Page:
Image credit: Monsit Jangariyawong ©


If revenue collection from electricity sales continues to fall in light of the ongoing pandemic, the impact could be devastating. This is largely because some municipalities in South Africa generate as much as 45% of their revenue from electricity sales.

Before the COVID-19 pandemic, revenue collection was already dismally low – a 2019 Municipal Report by the Auditor-General suggests that 60% of revenue reflected on the books of municipalities will never be paid. Yet, as the financial realities of life in a (post-)pandemic world start making themselves felt, power theft andpayment delinquency are increasing.

Viven Perumal, Marketing Director at Conlog, says: “We have spent a lot of time getting insight from our customers. One particular issue is that billing and cash collection cycles are getting longer. We knew that many of our customers had similar challenges and we have tried to address a number of these through a single offering. We believe that scale will ensure more clients benefit from our solutions.”

Prepaid meters have long been a gateway to revenue collection and management for utilities. Anything that can impact the accuracy of a meter or a subsequent bill will compromise revenue collection and protection in one way or another – these include errors in billing, inaccurate meter readings or outright tampering and theft. As a cluster of considerations, it is vital to therefore ensure that the meter is as accurate, robust and reliable as possible; that it remains 100% functional; that vending is facilitated seamlessly; and that revenue management and protection operate in tandem.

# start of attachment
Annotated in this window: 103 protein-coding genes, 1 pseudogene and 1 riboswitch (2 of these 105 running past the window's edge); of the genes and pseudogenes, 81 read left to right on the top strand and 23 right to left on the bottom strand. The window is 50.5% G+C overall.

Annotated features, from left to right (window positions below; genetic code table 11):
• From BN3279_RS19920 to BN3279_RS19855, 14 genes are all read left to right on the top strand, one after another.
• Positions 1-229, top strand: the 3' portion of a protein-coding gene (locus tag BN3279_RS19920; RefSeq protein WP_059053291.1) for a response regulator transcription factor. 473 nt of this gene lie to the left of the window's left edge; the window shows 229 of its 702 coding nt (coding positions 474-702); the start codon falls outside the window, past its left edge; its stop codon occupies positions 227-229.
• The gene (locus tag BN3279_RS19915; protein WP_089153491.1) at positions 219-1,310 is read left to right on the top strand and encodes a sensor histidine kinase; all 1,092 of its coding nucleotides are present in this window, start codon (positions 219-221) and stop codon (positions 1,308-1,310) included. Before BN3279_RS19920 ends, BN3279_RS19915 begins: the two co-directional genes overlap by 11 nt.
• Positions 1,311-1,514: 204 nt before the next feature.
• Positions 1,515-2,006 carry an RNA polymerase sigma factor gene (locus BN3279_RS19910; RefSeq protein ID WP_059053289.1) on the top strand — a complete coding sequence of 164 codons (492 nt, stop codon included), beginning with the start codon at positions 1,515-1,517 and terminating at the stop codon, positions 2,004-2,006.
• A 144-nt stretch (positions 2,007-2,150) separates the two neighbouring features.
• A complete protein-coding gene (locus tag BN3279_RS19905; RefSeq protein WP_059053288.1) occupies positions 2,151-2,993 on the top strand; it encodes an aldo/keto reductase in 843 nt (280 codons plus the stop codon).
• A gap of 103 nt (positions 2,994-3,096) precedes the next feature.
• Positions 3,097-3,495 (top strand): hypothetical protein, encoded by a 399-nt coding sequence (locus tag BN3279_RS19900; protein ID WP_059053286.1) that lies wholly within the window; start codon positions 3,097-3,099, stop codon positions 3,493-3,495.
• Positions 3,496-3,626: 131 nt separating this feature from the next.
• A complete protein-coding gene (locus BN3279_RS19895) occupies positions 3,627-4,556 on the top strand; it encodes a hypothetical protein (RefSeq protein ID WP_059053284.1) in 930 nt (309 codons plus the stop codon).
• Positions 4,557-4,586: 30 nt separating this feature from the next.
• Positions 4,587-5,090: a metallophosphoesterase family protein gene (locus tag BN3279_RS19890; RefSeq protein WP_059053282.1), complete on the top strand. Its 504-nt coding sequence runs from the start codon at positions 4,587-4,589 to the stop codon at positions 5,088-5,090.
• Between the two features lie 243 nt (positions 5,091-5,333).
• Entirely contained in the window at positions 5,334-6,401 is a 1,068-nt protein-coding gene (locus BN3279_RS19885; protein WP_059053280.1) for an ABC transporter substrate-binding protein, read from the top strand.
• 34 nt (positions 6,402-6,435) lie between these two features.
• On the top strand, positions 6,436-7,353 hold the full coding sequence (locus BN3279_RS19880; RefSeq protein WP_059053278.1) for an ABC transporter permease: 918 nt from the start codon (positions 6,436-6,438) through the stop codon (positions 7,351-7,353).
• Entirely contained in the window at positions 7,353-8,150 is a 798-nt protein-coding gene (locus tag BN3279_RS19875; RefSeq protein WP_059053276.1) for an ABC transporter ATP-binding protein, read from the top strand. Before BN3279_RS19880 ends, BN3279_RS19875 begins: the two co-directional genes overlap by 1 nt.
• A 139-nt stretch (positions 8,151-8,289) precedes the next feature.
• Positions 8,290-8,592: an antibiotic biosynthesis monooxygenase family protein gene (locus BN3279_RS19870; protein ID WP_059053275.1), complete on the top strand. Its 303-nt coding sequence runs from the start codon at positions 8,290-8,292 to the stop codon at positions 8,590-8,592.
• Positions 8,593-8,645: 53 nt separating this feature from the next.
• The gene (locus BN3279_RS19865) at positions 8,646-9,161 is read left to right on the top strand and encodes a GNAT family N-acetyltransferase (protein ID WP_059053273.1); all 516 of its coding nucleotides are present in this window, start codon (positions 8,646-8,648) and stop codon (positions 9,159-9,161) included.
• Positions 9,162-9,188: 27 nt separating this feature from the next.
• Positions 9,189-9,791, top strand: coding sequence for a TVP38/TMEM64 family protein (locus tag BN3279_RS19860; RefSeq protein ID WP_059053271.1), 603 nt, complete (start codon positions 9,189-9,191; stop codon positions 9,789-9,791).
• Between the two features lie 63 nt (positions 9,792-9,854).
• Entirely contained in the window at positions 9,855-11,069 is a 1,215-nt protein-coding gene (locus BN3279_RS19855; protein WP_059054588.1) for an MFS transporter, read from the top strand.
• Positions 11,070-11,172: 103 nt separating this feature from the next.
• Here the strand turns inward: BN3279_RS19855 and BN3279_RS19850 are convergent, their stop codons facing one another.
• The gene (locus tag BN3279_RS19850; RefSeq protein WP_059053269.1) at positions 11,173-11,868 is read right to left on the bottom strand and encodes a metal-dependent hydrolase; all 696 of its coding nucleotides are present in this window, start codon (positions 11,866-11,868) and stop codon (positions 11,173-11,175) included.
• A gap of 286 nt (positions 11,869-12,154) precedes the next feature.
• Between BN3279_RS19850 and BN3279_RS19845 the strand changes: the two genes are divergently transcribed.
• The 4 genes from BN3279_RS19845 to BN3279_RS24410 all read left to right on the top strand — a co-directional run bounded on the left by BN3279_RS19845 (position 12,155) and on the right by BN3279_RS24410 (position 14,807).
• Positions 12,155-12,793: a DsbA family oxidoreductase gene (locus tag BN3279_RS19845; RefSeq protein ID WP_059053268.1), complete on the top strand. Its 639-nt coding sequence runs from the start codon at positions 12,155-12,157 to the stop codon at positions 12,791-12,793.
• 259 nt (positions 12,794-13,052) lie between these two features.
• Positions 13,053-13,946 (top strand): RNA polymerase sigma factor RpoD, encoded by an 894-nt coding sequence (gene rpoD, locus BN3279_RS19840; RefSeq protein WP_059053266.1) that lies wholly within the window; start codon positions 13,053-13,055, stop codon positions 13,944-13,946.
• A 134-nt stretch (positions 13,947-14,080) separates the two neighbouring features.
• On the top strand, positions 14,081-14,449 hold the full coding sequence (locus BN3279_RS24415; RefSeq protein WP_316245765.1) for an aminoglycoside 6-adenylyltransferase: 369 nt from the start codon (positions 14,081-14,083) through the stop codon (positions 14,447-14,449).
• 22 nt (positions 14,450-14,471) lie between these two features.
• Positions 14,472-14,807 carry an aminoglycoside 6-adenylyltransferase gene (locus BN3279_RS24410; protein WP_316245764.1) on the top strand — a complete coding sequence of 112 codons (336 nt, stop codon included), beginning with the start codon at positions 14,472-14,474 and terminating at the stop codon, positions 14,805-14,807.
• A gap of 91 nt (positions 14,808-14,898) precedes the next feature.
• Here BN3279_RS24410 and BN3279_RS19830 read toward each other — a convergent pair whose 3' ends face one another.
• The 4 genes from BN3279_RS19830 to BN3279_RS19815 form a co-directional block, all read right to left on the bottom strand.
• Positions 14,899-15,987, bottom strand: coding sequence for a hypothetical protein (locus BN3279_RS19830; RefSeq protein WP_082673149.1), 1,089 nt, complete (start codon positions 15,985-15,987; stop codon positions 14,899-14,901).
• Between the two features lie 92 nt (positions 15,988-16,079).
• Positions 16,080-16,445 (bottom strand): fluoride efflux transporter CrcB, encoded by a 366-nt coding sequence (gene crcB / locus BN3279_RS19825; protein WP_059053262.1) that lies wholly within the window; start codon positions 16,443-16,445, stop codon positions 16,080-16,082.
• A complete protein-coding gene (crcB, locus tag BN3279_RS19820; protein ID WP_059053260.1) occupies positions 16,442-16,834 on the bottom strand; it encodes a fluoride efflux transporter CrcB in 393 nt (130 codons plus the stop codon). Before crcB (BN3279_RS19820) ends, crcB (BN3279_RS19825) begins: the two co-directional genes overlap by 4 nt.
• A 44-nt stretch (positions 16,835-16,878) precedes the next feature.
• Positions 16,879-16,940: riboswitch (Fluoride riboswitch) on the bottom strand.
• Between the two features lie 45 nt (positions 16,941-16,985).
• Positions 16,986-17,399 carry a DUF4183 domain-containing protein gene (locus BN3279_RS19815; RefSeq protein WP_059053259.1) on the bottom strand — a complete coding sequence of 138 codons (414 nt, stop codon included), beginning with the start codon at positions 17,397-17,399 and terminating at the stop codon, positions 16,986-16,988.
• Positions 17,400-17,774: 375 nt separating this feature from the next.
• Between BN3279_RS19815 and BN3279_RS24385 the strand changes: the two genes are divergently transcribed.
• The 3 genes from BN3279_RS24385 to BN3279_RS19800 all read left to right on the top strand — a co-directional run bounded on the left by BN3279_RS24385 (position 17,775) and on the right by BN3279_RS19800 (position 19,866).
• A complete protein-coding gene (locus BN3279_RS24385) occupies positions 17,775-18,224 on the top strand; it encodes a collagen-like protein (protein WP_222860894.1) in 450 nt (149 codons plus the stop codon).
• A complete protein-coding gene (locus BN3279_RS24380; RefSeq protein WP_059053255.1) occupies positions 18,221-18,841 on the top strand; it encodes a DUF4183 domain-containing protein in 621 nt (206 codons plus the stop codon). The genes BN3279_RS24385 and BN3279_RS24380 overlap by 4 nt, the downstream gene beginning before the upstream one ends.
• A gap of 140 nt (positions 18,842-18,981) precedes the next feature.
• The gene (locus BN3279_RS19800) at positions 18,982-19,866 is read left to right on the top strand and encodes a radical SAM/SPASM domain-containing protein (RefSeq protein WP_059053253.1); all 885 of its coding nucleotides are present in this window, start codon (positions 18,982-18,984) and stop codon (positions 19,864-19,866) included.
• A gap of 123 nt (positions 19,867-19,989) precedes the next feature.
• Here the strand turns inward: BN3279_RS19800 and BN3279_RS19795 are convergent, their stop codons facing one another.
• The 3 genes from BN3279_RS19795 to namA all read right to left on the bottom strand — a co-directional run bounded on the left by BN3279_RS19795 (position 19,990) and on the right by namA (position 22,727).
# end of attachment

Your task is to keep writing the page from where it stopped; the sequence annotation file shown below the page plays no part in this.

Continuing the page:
A fundamental objective for any utility is to keep non-technical losses as low as possible. Generally, non-technical losses in the region of 8-9% are considered acceptable. However, if you look at South African municipalities, and African utilities in general, this figure can vary from between 18% and 30% and can even be as high as 40%. In plain language, the higher the non-technical losses, the more debt the municipality or the utility needs to carry, the more the financial losses in the system continue to mount.


Two foundational elements in the management of non-technical losses are process and technology. From a technology perspective, as utilities become increasingly digitalised, a growing concern is exposure to cyberattacks.

For many already financially compromised utilities, cybersecurity would be considered sufficient, but not outstanding. Cybersecurity is a moving target with utilities trying to defend multiple attack surfaces at once and comes as a high resource and financial cost. The COVID-19 pandemic has opened the door to an increase in the number of cyberattacks and ransomware attacks worldwide. It is not unusual for hackers to generate duplicate and fictitious meter tokens as a means of enriching themselves and defrauding the power company. Says Perumal: “We’ve come across a situation where one of the municipalities noticed there was a decline in the revenue collected. They were collecting less and less revenue, but they still had the same number of meters; something was not right.”